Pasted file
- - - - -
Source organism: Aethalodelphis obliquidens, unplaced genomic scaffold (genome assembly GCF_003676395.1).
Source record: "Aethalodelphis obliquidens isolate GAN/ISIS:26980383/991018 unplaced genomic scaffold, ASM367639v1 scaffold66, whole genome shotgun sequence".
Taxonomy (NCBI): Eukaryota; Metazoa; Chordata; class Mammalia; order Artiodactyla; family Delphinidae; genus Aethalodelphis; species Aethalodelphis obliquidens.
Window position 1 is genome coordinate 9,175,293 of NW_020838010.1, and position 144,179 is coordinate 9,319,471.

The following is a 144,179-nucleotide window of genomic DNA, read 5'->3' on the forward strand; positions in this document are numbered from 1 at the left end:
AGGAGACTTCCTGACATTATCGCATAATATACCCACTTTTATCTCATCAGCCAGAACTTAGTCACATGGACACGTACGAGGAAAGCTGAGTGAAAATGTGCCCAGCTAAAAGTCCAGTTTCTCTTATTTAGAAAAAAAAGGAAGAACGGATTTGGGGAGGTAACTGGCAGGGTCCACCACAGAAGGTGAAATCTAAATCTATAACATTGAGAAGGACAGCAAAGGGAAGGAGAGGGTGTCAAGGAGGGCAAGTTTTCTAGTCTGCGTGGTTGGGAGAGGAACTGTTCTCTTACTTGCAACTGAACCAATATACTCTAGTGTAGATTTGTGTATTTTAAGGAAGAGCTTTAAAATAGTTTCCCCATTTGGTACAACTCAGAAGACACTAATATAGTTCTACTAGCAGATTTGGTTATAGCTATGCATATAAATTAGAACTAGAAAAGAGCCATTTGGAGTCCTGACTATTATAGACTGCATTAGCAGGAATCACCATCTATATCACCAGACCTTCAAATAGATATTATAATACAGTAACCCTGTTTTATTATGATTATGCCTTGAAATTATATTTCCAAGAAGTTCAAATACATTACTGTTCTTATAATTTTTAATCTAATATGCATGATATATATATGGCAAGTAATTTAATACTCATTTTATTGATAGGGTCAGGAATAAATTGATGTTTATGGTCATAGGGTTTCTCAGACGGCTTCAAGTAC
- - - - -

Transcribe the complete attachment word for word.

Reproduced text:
Source organism: Aethalodelphis obliquidens, unplaced genomic scaffold (genome assembly GCF_003676395.1).
Source record: "Aethalodelphis obliquidens isolate GAN/ISIS:26980383/991018 unplaced genomic scaffold, ASM367639v1 scaffold66, whole genome shotgun sequence".
Taxonomy (NCBI): Eukaryota; Metazoa; Chordata; class Mammalia; order Artiodactyla; family Delphinidae; genus Aethalodelphis; species Aethalodelphis obliquidens.
Window position 1 is genome coordinate 9,175,293 of NW_020838010.1, and position 144,179 is coordinate 9,319,471.

The following is a 144,179-nucleotide window of genomic DNA, read 5'->3' on the forward strand; positions in this document are numbered from 1 at the left end:
AGGAGACTTCCTGACATTATCGCATAATATACCCACTTTTATCTCATCAGCCAGAACTTAGTCACATGGACACGTACGAGGAAAGCTGAGTGAAAATGTGCCCAGCTAAAAGTCCAGTTTCTCTTATTTAGAAAAAAAAGGAAGAACGGATTTGGGGAGGTAACTGGCAGGGTCCACCACAGAAGGTGAAATCTAAATCTATAACATTGAGAAGGACAGCAAAGGGAAGGAGAGGGTGTCAAGGAGGGCAAGTTTTCTAGTCTGCGTGGTTGGGAGAGGAACTGTTCTCTTACTTGCAACTGAACCAATATACTCTAGTGTAGATTTGTGTATTTTAAGGAAGAGCTTTAAAATAGTTTCCCCATTTGGTACAACTCAGAAGACACTAATATAGTTCTACTAGCAGATTTGGTTATAGCTATGCATATAAATTAGAACTAGAAAAGAGCCATTTGGAGTCCTGACTATTATAGACTGCATTAGCAGGAATCACCATCTATATCACCAGACCTTCAAATAGATATTATAATACAGTAACCCTGTTTTATTATGATTATGCCTTGAAATTATATTTCCAAGAAGTTCAAATACATTACTGTTCTTATAATTTTTAATCTAATATGCATGATATATATATGGCAAGTAATTTAATACTCATTTTATTGATAGGGTCAGGAATAAATTGATGTTTATGGTCATAGGGTTTCTCAGACGGCTTCAAGTAC